It was observing title claims in action that earlier economic philosophers were able to deduce that the essential factor in creation of wealth was the appropriation of a useful commodity by one person in unrestricted private title and its alienation from others (Gaffney and Harrison's [Corruption of Economics], p.48). All materials to satisfy human needs come from the land. Over time, the alert realized that if they claimed a piece of land and defended that claim others would have to ask permission and pay for its use:
|Wealth would be laid at one's feet and others were doing all the work....The first man who, having enclosed a piece of ground, bethought himself as saying "this is mine," and found people simple enough to believe him, was the real founder of civil society. From how many crimes, wars, and murders, from how many horrors and misfortunes might not any one have saved mankind, by pulling up the stakes, or filling up the ditch, and crying to his fellows: "Beware of listening to this impostor; you are undone if you once forget that the fruits of the earth belong to us all, and the earth itself to nobody."|
Here Jean Jacques Rousseau, in A Discourse on the Origins of Inequality, outlines the injustice of one person having unrestricted ownership of another's living space on this Earth. This practice is only customary; it is part of the social conditioning (protective social control paradigms or belief systems) that all receive while growing up. Being thoroughly conditioned, and having never experienced or imagined anything else, few ever realize that under unrestricted private ownership of land they may not have all their rights. Instead, the possibility of eventually owning one's piece of land is viewed as evidence of full rights. Being conscious of the not-so-distant past when common people did not have even this right, citizens view and celebrate these limited rights as full rights.
Mark Twain wrote an article, Archimedes, in Henry George's paper, The Standard, July 27, 1889, describing how if he owned all the world, all the wealth of the world would be his and all the world's citizens would be his slaves. Appropriation of nature's gifts in unrestricted private title by one means alienation and loss of rights for another. While difficult to visualize when accustomed to unrestricted title to what nature provided free, it is easy to see if one uses a gift of nature that has not yet been appropriated, such as air. Air is one of nature's gifts and if a group could claim title to it (when windmills were invented, such efforts were made to claim title to the wind), each person would have to pay for the right to breathe just as now they have to pay for the right for a place to live. Radio and TV bandwidths are just as much a gift of nature as air. Title to these have been claimed, society has been paid nothing for them, the sums each citizen must pay, direct and indirect, to use a phone, listen to a radio, or watch TV add up to huge profits. The enormous capitalized values of those bandwidths is mute testimony that they are monopolized and the public (the proper owners of those bandwidths) are being grossly overcharged. Just as Henry George pointed out that everyone retains their right to land through a landrent tax covering normal costs of government, radio and TV bandwidths are gifts of nature, unchanged by human labor, and society should receive those rental values and expend them on sustaining efficient social infrastructures such as communications, schools, and roads.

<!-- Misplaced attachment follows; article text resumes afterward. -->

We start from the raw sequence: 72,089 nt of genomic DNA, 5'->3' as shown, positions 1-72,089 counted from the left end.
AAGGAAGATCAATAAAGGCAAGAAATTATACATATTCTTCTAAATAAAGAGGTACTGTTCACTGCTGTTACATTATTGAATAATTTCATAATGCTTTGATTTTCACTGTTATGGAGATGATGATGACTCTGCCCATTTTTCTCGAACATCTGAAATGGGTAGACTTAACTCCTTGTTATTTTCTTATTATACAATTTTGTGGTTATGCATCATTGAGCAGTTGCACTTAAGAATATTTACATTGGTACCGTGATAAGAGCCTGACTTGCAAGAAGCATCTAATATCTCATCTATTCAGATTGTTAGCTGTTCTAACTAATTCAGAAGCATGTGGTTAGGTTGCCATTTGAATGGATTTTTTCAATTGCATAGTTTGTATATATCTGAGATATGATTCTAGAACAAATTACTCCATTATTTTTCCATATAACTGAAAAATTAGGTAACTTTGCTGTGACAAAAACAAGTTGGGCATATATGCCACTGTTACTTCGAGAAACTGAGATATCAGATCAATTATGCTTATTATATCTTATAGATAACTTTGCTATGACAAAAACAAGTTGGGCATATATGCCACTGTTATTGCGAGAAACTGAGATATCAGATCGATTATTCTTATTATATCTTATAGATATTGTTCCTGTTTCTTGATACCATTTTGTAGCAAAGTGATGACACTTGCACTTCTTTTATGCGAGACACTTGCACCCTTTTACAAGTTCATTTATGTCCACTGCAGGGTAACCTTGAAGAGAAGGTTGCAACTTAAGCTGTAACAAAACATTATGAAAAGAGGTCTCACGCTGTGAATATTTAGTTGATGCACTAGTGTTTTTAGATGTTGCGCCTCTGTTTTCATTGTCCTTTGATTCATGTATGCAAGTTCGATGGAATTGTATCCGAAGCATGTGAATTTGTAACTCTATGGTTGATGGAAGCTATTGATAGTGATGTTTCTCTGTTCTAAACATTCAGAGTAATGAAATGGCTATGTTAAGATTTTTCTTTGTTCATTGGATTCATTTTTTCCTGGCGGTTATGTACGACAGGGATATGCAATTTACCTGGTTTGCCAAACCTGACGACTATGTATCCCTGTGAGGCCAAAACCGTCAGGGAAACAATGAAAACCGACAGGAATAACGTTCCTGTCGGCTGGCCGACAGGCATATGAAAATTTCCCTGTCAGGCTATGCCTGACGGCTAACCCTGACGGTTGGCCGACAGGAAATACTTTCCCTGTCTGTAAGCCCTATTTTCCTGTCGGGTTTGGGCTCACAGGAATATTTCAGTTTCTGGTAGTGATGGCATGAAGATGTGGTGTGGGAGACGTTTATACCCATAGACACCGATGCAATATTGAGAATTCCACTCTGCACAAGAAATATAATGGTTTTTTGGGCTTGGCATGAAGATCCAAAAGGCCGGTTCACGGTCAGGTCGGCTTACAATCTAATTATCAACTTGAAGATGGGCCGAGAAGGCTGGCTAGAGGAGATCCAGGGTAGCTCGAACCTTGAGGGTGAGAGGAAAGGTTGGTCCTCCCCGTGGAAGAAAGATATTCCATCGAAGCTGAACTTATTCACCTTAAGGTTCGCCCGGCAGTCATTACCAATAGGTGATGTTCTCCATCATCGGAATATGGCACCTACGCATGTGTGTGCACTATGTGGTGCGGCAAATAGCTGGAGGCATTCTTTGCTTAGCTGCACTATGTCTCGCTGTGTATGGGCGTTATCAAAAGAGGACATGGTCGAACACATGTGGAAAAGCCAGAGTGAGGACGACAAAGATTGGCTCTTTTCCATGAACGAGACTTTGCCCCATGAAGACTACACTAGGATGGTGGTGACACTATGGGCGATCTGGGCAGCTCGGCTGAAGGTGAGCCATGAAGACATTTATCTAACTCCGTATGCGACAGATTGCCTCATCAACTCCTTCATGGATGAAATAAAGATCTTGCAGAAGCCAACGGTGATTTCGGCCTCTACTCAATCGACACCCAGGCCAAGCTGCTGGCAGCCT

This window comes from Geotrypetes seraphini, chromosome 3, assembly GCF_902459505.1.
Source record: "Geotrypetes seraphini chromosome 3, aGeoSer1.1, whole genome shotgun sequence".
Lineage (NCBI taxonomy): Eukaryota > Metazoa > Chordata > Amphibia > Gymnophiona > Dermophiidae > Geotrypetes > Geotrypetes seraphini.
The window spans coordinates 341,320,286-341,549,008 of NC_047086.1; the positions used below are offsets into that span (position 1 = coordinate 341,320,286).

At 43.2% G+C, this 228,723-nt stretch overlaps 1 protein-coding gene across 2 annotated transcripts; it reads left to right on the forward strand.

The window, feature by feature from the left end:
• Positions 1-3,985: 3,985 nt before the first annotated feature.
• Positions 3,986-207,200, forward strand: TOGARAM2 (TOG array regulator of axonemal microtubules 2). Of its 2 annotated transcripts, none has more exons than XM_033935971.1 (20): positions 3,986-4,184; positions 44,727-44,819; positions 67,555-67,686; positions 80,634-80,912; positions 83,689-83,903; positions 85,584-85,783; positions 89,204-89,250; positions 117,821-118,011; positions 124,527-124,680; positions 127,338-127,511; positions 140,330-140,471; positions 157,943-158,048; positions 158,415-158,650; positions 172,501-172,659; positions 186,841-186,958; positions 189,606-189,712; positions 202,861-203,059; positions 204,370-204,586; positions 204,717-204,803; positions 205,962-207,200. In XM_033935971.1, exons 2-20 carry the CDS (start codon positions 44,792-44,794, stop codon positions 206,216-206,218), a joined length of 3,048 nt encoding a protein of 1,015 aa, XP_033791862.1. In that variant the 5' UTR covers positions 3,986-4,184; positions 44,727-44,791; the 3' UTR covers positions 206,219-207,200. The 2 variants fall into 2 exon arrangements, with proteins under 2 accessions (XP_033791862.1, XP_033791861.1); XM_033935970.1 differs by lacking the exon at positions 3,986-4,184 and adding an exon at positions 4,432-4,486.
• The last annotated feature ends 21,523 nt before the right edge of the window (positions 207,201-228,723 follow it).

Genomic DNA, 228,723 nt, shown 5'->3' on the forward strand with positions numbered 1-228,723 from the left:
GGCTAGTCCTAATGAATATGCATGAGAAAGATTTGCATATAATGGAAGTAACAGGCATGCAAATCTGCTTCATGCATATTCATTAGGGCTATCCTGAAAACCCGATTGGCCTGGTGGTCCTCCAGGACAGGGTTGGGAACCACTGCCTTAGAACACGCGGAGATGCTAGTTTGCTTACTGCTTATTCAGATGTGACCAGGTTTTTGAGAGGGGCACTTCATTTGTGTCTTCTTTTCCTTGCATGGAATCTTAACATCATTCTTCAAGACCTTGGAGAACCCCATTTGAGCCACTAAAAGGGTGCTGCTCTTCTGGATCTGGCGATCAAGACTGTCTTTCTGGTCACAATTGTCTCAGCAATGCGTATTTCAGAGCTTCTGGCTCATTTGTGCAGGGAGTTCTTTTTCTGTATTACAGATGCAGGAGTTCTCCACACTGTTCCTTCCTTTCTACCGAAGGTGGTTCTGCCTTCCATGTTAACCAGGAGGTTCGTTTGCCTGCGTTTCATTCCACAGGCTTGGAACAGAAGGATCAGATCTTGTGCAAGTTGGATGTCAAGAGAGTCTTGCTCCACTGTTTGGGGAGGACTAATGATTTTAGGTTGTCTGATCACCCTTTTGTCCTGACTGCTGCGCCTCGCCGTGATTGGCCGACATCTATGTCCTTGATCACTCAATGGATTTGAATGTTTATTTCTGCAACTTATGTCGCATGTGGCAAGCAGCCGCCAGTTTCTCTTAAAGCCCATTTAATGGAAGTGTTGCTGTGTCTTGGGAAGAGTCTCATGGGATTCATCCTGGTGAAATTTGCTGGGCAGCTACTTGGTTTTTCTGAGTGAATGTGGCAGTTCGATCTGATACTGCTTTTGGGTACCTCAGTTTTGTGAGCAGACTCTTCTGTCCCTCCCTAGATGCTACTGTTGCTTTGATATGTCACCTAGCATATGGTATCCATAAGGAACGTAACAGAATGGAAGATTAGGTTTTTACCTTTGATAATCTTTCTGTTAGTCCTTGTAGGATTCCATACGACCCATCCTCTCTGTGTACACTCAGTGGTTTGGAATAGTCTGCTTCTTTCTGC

One notes that water was still free long after land was fully claimed. As population density increased and water became scarce, it is now profitable for title claims to drinking water. Water sources will develop high capitalized values, and society will become accustomed to paying dearly for its use. As we analyze the primary monopolies of land, technology, money, and communications, all high capitalized values, in the final analysis, create a charge to the public for exclusive title to, or exclusive use of, a gift of nature.